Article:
Portrait Salon projection

Phil Coomes
Picture editor

image source, James Robertson

A photographic portrait is what draws many of us to photography, be it a family snapshot or a heavily constructed picture taken in a studio with all the trimmings.

Portraits are central to what makes photography so compelling, offering us a glimpse of our own past, drawing up long-forgotten moments or a glance at the lives of others.

Whatever the limits of the camera are, for the most part, you can say that a picture shows something that once was.

Mix that with our need to interpret the faces and poses we see in pictures, and good portraits come alive.

That's the magic of photography, whereby a still and silent image can evoke far more than any moving pictures with sound ever will.

A competition that focuses on this is, as the name suggests, the Portrait Salon and on Thursday, 29 November 2012, it is holding simultaneous projections at four venues across the country.

The judges, Karen Newman from Open Eye Gallery, Hat Margolies from Lucid Rep, and photographer Dan Burn-Forti, selected the pictures to be shown from 1,110 entries.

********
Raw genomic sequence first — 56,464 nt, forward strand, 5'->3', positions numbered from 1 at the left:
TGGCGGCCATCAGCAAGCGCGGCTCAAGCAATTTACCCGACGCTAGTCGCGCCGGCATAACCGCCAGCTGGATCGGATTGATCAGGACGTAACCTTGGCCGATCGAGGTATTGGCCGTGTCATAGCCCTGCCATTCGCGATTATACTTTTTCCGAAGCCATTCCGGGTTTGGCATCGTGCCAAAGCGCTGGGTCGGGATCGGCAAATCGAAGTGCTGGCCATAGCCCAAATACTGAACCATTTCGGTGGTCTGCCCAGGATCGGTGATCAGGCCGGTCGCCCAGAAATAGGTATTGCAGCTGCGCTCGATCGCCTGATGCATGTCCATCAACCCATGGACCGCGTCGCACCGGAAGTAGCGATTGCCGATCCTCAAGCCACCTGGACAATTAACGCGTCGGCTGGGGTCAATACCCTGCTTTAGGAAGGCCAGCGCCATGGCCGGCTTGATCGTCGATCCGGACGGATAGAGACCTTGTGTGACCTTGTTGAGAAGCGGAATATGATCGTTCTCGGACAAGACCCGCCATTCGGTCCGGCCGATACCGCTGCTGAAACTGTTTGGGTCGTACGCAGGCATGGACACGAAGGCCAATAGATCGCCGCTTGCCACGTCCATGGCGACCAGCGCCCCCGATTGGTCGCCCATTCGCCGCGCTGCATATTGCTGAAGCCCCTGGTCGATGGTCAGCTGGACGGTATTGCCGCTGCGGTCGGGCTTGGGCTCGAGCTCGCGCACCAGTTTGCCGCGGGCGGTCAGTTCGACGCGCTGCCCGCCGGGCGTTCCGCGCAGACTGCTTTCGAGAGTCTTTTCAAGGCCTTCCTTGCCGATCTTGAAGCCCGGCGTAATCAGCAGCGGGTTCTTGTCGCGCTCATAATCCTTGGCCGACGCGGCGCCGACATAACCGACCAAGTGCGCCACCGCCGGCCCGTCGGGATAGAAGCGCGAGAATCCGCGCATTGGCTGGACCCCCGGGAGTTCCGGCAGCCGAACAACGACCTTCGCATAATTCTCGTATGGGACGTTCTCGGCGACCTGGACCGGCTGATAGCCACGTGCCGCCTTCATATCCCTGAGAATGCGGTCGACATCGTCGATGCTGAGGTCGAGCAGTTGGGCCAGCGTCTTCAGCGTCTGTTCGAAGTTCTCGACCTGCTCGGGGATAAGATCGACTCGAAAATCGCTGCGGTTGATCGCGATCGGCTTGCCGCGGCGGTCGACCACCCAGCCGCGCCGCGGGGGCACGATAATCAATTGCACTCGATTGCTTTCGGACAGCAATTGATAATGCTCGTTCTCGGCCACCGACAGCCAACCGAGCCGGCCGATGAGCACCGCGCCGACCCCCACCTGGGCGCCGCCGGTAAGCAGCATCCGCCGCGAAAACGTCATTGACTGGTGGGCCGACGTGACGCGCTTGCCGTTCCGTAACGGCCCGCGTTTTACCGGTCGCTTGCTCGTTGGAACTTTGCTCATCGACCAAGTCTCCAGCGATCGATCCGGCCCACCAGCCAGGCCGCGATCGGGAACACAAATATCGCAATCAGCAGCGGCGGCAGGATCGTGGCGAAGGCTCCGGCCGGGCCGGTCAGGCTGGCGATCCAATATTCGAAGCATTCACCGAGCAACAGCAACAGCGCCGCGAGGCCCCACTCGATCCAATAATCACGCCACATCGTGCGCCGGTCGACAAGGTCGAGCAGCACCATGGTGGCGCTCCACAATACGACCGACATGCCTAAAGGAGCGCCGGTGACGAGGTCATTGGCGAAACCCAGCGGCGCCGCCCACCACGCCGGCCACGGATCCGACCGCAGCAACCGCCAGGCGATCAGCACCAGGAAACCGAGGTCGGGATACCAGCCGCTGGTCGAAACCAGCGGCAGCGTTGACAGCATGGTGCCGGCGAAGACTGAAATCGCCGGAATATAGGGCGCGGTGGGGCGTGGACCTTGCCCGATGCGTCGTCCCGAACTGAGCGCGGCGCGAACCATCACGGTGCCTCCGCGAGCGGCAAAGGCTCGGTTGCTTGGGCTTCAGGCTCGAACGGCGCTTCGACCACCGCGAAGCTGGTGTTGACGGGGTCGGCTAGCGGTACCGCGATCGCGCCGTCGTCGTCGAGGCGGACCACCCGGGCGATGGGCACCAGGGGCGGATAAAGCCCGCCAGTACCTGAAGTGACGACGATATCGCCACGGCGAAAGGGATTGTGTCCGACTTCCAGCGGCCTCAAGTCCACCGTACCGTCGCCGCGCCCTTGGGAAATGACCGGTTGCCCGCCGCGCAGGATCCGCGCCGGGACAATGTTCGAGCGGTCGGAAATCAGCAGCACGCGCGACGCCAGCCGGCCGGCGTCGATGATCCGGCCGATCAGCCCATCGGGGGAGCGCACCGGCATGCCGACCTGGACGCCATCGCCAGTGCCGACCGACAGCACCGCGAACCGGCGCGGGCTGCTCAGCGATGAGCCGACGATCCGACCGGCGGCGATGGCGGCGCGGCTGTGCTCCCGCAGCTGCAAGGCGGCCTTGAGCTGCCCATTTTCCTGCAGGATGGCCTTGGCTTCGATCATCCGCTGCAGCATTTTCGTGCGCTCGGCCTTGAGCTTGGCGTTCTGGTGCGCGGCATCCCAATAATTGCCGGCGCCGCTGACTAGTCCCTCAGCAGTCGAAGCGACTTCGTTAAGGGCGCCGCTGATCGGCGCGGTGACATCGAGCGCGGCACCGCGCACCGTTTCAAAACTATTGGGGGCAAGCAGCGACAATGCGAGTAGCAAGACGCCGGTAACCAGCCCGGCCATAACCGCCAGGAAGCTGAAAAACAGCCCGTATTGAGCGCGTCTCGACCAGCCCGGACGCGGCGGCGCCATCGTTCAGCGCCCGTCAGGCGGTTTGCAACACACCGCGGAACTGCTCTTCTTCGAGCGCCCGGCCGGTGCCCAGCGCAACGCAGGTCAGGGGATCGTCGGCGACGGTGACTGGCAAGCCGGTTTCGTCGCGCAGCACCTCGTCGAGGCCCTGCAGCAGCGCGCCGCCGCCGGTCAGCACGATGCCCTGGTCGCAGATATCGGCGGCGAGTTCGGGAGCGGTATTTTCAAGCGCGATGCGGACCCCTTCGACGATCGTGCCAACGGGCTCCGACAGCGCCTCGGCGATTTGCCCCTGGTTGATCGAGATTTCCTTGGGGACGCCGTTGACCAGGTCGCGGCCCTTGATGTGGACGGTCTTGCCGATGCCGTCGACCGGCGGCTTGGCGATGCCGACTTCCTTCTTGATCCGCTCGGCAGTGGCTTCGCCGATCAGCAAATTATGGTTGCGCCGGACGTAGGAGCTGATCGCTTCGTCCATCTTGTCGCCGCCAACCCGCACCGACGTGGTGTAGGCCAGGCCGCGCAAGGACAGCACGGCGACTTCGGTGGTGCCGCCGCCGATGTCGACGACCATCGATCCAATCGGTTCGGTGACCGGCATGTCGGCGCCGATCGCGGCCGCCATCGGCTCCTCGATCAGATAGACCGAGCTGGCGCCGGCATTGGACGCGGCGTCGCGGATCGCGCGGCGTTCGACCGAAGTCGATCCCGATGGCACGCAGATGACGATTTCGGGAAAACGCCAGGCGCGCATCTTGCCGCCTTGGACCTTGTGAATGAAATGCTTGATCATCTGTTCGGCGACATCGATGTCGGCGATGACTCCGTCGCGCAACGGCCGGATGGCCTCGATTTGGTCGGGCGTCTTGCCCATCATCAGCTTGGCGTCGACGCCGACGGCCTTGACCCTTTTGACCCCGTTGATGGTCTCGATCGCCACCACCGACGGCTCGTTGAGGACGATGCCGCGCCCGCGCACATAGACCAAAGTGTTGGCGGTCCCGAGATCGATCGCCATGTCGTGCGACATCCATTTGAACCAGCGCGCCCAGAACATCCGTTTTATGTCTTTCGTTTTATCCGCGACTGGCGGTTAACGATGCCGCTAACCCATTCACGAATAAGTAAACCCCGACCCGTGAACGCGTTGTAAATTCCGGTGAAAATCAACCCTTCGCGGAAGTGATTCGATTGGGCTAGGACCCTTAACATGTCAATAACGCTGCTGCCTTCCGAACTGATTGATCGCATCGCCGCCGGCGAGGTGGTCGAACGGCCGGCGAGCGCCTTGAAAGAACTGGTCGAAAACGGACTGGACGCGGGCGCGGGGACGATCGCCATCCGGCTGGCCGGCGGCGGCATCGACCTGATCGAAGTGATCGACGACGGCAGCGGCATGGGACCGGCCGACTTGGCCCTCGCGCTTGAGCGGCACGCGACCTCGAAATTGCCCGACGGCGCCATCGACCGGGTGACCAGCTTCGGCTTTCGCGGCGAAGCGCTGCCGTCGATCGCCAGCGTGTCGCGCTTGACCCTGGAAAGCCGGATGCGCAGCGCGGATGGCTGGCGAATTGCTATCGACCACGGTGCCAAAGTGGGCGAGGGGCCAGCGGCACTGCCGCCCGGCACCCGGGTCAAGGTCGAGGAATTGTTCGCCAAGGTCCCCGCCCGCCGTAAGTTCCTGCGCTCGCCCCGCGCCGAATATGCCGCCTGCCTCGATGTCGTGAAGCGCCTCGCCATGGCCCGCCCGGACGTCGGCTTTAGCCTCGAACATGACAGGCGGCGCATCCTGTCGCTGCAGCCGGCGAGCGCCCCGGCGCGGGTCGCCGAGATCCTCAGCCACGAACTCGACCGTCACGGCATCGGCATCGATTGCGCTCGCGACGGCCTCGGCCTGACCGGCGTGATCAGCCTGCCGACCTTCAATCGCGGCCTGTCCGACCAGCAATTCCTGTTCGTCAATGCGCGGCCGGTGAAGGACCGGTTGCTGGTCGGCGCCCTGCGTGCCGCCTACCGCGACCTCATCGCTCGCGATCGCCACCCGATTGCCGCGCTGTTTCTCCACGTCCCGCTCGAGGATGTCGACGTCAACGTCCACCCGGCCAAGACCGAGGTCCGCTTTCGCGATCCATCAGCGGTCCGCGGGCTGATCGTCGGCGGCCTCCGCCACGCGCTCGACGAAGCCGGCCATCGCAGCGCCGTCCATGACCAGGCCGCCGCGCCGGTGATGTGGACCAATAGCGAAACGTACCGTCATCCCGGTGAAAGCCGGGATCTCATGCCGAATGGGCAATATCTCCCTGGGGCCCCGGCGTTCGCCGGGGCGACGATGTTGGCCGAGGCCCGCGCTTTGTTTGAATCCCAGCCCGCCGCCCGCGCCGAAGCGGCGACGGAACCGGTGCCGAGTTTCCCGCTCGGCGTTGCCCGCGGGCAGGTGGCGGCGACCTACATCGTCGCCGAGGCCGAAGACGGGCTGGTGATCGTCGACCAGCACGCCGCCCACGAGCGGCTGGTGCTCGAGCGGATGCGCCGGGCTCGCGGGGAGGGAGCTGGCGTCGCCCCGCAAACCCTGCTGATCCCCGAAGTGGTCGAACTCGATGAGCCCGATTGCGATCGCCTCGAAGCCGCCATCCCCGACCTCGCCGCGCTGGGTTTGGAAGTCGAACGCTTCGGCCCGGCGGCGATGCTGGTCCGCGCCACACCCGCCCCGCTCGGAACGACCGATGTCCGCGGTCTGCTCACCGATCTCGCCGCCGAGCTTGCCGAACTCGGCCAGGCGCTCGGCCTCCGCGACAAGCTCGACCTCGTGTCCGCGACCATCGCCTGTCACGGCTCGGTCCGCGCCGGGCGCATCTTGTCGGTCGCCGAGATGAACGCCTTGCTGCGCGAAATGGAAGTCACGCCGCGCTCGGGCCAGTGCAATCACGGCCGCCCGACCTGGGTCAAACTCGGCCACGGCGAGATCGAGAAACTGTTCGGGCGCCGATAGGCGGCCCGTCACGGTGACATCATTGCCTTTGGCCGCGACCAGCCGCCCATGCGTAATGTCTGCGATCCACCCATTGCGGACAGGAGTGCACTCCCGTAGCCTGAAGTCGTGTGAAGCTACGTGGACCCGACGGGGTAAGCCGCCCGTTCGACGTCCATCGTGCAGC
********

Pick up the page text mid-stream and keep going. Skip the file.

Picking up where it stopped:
As you would expect, there are some cracking pictures on show.

Portrait Salon was formed last year and describes itself as a form of Salon des Refuses - an exhibition of works rejected from a juried art show - that aims to showcase the best of the rejected images from the Taylor Wessing Portrait Prize, which is organised annually by the National Portrait Gallery (NPG).

As the founders of Portrait Salon, Carole Evans and James O Jenkins write in the newspaper-style catalogue that accompanies the show, the idea began as an experiment and was not intended to upset or disrupt the Taylor Wessing, but to allow those whose work did not make the walls of the NPG another outlet.

They write: "We want to give exposure to those great images that for one reason or another don't make the cut but still deserve recognition."

Add to this judge Karen Newman's remarks about the subjective process the act of judging is, and you get a truly delightful mix of pictures on show.

image source, ©Alison Palmer and Olivia Mann
image source, © Duncan Robertson
image source, Kelvin Murray
image source, ©Eleni Stefanou and Christina Theisen
image source, © emma lewis
image source, © jack latham
image source, © Philip James
image source, © Tim Hans